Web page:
This video starts with Sammy Davis Jr. playing the vibes, then introducing Johnny Hartman.
Born in Louisiana on this day in 1923, Johnny Hartman was raised in Chicago. He won a singing contest in 1946 that landed him a week’s gig with bandleader Earl Hines, which then turned into a year-long stay. Leaving the be-bop revolution behind, his solo career in the 1950’s was lackluster. An offer in 1963 to record with saxophonist John Coltrane put Hartman back in the public eye, and their recording together is considered a classic.
Hartman appeared mostly at cocktail lounges through the 1970’s and was nominated for a Grammy in 1981 for Best Male Jazz Vocalist for his album Once in Every Life. He died in 1983. His music was re-discovered by a new generation when it was featured in Clint Eastwood’s 1995 movie The Bridges of Madison County.
Hartman’s first biography, The Last Balladeer: The Johnny Hartman Story, by Dr. Gregg Akkerman, was released in June by Scarecrow Press as part of their “Studies in Jazz” series.
Dr. Lonnie Smith celebrates his 70th birthday today with several nights at NYC’s Jazz Standard, performing both with his trio and his “In The Beginning” Octet.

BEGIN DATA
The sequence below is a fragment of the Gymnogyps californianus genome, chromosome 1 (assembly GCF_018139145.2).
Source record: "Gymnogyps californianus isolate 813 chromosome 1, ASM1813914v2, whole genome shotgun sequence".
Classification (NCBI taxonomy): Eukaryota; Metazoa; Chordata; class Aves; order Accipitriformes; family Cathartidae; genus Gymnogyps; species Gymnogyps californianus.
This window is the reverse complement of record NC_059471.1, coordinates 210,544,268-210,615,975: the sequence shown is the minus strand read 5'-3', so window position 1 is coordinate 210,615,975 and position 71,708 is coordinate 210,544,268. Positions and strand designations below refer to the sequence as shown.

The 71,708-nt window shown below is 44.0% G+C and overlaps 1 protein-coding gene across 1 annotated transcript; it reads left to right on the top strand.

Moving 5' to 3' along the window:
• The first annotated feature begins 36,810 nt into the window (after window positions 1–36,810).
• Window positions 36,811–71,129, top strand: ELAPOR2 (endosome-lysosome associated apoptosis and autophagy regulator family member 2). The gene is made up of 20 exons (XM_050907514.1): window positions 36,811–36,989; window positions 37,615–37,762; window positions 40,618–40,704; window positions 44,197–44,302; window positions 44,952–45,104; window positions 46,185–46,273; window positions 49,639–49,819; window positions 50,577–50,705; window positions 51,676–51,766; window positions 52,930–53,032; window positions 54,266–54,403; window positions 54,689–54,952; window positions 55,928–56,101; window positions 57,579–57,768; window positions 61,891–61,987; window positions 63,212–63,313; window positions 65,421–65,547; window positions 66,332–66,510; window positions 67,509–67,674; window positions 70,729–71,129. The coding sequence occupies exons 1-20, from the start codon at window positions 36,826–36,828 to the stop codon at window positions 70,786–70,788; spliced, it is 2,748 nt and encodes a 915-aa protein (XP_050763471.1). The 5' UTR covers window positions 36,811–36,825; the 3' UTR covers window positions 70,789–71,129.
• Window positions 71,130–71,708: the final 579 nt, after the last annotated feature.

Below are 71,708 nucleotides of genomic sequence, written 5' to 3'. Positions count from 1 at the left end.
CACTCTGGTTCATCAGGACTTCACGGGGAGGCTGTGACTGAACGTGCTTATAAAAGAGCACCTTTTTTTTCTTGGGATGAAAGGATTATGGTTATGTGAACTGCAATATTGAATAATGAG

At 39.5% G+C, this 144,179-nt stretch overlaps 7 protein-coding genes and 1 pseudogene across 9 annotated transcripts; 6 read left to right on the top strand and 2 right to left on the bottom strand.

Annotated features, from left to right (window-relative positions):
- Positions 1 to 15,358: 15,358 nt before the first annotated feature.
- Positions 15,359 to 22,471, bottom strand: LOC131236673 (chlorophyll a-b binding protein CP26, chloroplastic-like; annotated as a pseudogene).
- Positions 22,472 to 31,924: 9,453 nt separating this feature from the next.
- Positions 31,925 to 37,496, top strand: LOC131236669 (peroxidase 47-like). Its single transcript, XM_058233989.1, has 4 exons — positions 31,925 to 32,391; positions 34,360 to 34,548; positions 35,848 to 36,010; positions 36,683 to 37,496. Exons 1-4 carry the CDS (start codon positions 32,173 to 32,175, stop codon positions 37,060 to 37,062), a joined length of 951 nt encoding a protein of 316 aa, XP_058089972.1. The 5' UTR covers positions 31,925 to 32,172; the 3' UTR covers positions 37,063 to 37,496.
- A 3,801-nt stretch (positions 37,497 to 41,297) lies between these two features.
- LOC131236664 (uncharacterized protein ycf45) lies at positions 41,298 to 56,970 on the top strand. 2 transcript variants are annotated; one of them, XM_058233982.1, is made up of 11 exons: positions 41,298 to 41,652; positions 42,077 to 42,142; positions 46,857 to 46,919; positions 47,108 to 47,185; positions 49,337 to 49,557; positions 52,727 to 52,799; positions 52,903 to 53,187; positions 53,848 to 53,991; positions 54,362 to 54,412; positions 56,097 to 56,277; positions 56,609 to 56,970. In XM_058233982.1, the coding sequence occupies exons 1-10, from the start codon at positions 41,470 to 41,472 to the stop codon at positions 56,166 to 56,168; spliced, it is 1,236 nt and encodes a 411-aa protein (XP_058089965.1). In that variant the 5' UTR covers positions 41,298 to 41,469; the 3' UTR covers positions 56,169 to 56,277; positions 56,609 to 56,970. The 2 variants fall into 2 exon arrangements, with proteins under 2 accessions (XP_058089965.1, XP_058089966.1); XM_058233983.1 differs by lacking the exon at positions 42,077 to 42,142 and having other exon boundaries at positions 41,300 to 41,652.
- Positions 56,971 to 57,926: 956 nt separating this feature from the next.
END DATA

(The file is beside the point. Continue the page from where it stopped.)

Born to a musical family in Buffalo, NY, he started out singing in a number of vocal groups in the 1950’s. That could explain why he does such a great Johnny Mathis impersonation…seriously. Just ask him, he’ll do it.
From Dr. Lonnie Smith’s website: Since 1969, when Downbeat magazine named him “Top Organist” of that year, Dr. Lonnie Smith has won a plethora of critics’ polls as the world’s premier organist/keyboardist. Moreover, he was recently inducted into the Buffalo Music Hall of Fame, as well as the Jazz Organ Fellowship’s Hall of Fame. In 2012, Dr. Smith launched his own recording and production company—Pilgrimage Productions—for which he will soon release a blazing new live trio album, as well as the first installment of the Dr. Smith songbook series, a program designed to shed light on the organist’s vast (yet often overlooked) career as a composer.